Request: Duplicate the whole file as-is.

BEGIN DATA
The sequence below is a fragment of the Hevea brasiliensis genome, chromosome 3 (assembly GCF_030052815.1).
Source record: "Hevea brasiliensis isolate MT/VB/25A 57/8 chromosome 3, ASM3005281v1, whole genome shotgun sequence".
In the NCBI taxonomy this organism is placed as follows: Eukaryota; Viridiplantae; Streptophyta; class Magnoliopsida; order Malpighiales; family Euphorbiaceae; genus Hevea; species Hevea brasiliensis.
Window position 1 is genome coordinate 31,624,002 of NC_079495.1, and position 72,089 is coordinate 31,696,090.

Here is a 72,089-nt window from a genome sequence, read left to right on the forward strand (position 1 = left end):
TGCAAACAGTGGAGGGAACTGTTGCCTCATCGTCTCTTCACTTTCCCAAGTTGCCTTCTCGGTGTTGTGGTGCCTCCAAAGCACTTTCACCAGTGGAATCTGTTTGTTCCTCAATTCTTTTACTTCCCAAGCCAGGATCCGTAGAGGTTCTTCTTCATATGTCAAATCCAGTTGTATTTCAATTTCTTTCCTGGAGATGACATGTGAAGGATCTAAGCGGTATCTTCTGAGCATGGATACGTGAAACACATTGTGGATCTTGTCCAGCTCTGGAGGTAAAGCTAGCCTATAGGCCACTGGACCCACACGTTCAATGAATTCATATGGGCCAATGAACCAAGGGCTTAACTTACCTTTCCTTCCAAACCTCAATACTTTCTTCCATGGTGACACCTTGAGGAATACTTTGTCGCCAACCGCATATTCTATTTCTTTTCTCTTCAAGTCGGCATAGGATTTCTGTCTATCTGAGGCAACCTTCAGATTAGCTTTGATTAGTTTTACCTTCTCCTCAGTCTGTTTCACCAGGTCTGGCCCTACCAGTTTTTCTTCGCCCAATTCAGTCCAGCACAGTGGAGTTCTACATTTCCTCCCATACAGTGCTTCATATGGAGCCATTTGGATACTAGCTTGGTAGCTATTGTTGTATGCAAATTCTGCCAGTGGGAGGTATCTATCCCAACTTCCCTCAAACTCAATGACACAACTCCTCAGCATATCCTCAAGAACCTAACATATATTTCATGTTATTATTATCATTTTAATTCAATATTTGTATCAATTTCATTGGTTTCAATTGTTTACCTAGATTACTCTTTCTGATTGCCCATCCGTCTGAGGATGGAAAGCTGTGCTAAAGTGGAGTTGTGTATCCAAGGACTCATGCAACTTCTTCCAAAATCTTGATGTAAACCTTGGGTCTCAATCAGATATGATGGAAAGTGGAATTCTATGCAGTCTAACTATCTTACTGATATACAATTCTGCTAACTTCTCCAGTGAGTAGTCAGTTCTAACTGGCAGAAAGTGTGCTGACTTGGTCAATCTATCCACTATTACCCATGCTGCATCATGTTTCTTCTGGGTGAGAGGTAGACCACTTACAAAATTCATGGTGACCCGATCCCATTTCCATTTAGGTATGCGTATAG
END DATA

The sequence below is a fragment of the Hevea brasiliensis genome, chromosome 3 (assembly GCF_030052815.1).
Source record: "Hevea brasiliensis isolate MT/VB/25A 57/8 chromosome 3, ASM3005281v1, whole genome shotgun sequence".
In the NCBI taxonomy this organism is placed as follows: Eukaryota; Viridiplantae; Streptophyta; class Magnoliopsida; order Malpighiales; family Euphorbiaceae; genus Hevea; species Hevea brasiliensis.
Window position 1 is genome coordinate 31,624,002 of NC_079495.1, and position 72,089 is coordinate 31,696,090.

Here is a 72,089-nt window from a genome sequence, read left to right on the forward strand (position 1 = left end):
TGCAAACAGTGGAGGGAACTGTTGCCTCATCGTCTCTTCACTTTCCCAAGTTGCCTTCTCGGTGTTGTGGTGCCTCCAAAGCACTTTCACCAGTGGAATCTGTTTGTTCCTCAATTCTTTTACTTCCCAAGCCAGGATCCGTAGAGGTTCTTCTTCATATGTCAAATCCAGTTGTATTTCAATTTCTTTCCTGGAGATGACATGTGAAGGATCTAAGCGGTATCTTCTGAGCATGGATACGTGAAACACATTGTGGATCTTGTCCAGCTCTGGAGGTAAAGCTAGCCTATAGGCCACTGGACCCACACGTTCAATGAATTCATATGGGCCAATGAACCAAGGGCTTAACTTACCTTTCCTTCCAAACCTCAATACTTTCTTCCATGGTGACACCTTGAGGAATACTTTGTCGCCAACCGCATATTCTATTTCTTTTCTCTTCAAGTCGGCATAGGATTTCTGTCTATCTGAGGCAACCTTCAGATTAGCTTTGATTAGTTTTACCTTCTCCTCAGTCTGTTTCACCAGGTCTGGCCCTACCAGTTTTTCTTCGCCCAATTCAGTCCAGCACAGTGGAGTTCTACATTTCCTCCCATACAGTGCTTCATATGGAGCCATTTGGATACTAGCTTGGTAGCTATTGTTGTATGCAAATTCTGCCAGTGGGAGGTATCTATCCCAACTTCCCTCAAACTCAATGACACAACTCCTCAGCATATCCTCAAGAACCTAACATATATTTCATGTTATTATTATCATTTTAATTCAATATTTGTATCAATTTCATTGGTTTCAATTGTTTACCTAGATTACTCTTTCTGATTGCCCATCCGTCTGAGGATGGAAAGCTGTGCTAAAGTGGAGTTGTGTATCCAAGGACTCATGCAACTTCTTCCAAAATCTTGATGTAAACCTTGGGTCTCAATCAGATATGATGGAAAGTGGAATTCTATGCAGTCTAACTATCTTACTGATATACAATTCTGCTAACTTCTCCAGTGAGTAGTCAGTTCTAACTGGCAGAAAGTGTGCTGACTTGGTCAATCTATCCACTATTACCCATGCTGCATCATGTTTCTTCTGGGTGAGAGGTAGACCACTTACAAAATTCATGGTGACCCGATCCCATTTCCATTTAGGTATGCGTATAG